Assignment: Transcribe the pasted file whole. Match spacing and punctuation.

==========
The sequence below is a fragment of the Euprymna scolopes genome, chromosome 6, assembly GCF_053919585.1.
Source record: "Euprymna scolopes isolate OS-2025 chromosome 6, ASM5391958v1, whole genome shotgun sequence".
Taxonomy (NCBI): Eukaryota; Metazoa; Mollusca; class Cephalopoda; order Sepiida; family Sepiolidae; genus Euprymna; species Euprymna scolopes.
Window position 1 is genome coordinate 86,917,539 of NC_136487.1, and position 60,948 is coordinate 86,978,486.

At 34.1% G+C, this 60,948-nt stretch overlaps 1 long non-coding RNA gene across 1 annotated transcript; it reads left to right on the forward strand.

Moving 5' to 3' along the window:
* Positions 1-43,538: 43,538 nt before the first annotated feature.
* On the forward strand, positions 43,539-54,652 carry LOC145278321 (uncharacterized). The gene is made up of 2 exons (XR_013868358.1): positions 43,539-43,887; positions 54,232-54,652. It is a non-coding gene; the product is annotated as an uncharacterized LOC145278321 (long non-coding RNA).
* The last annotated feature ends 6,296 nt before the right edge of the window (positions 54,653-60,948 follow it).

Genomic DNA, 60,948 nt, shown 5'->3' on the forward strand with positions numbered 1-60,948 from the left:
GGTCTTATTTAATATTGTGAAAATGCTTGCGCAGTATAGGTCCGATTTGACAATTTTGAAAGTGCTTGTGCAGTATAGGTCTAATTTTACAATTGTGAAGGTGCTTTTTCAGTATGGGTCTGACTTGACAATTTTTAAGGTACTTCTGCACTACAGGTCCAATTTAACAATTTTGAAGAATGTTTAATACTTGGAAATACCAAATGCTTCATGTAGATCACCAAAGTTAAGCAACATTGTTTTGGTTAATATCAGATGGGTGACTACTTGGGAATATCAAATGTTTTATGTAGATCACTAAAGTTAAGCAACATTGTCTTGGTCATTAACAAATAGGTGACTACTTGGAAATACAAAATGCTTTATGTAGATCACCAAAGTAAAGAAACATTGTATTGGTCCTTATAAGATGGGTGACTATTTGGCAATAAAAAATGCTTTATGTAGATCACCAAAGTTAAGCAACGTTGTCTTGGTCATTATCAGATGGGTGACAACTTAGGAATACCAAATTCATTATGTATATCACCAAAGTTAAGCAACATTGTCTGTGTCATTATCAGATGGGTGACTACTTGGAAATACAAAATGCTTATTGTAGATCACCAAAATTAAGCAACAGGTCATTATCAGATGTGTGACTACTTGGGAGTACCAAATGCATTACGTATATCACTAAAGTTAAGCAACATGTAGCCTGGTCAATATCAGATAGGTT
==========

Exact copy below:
The sequence below is a fragment of the Euprymna scolopes genome, chromosome 6, assembly GCF_053919585.1.
Source record: "Euprymna scolopes isolate OS-2025 chromosome 6, ASM5391958v1, whole genome shotgun sequence".
Taxonomy (NCBI): Eukaryota; Metazoa; Mollusca; class Cephalopoda; order Sepiida; family Sepiolidae; genus Euprymna; species Euprymna scolopes.
Window position 1 is genome coordinate 86,917,539 of NC_136487.1, and position 60,948 is coordinate 86,978,486.

At 34.1% G+C, this 60,948-nt stretch overlaps 1 long non-coding RNA gene across 1 annotated transcript; it reads left to right on the forward strand.

Moving 5' to 3' along the window:
* Positions 1-43,538: 43,538 nt before the first annotated feature.
* On the forward strand, positions 43,539-54,652 carry LOC145278321 (uncharacterized). The gene is made up of 2 exons (XR_013868358.1): positions 43,539-43,887; positions 54,232-54,652. It is a non-coding gene; the product is annotated as an uncharacterized LOC145278321 (long non-coding RNA).
* The last annotated feature ends 6,296 nt before the right edge of the window (positions 54,653-60,948 follow it).

Genomic DNA, 60,948 nt, shown 5'->3' on the forward strand with positions numbered 1-60,948 from the left:
GGTCTTATTTAATATTGTGAAAATGCTTGCGCAGTATAGGTCCGATTTGACAATTTTGAAAGTGCTTGTGCAGTATAGGTCTAATTTTACAATTGTGAAGGTGCTTTTTCAGTATGGGTCTGACTTGACAATTTTTAAGGTACTTCTGCACTACAGGTCCAATTTAACAATTTTGAAGAATGTTTAATACTTGGAAATACCAAATGCTTCATGTAGATCACCAAAGTTAAGCAACATTGTTTTGGTTAATATCAGATGGGTGACTACTTGGGAATATCAAATGTTTTATGTAGATCACTAAAGTTAAGCAACATTGTCTTGGTCATTAACAAATAGGTGACTACTTGGAAATACAAAATGCTTTATGTAGATCACCAAAGTAAAGAAACATTGTATTGGTCCTTATAAGATGGGTGACTATTTGGCAATAAAAAATGCTTTATGTAGATCACCAAAGTTAAGCAACGTTGTCTTGGTCATTATCAGATGGGTGACAACTTAGGAATACCAAATTCATTATGTATATCACCAAAGTTAAGCAACATTGTCTGTGTCATTATCAGATGGGTGACTACTTGGAAATACAAAATGCTTATTGTAGATCACCAAAATTAAGCAACAGGTCATTATCAGATGTGTGACTACTTGGGAGTACCAAATGCATTACGTATATCACTAAAGTTAAGCAACATGTAGCCTGGTCAATATCAGATAGGTT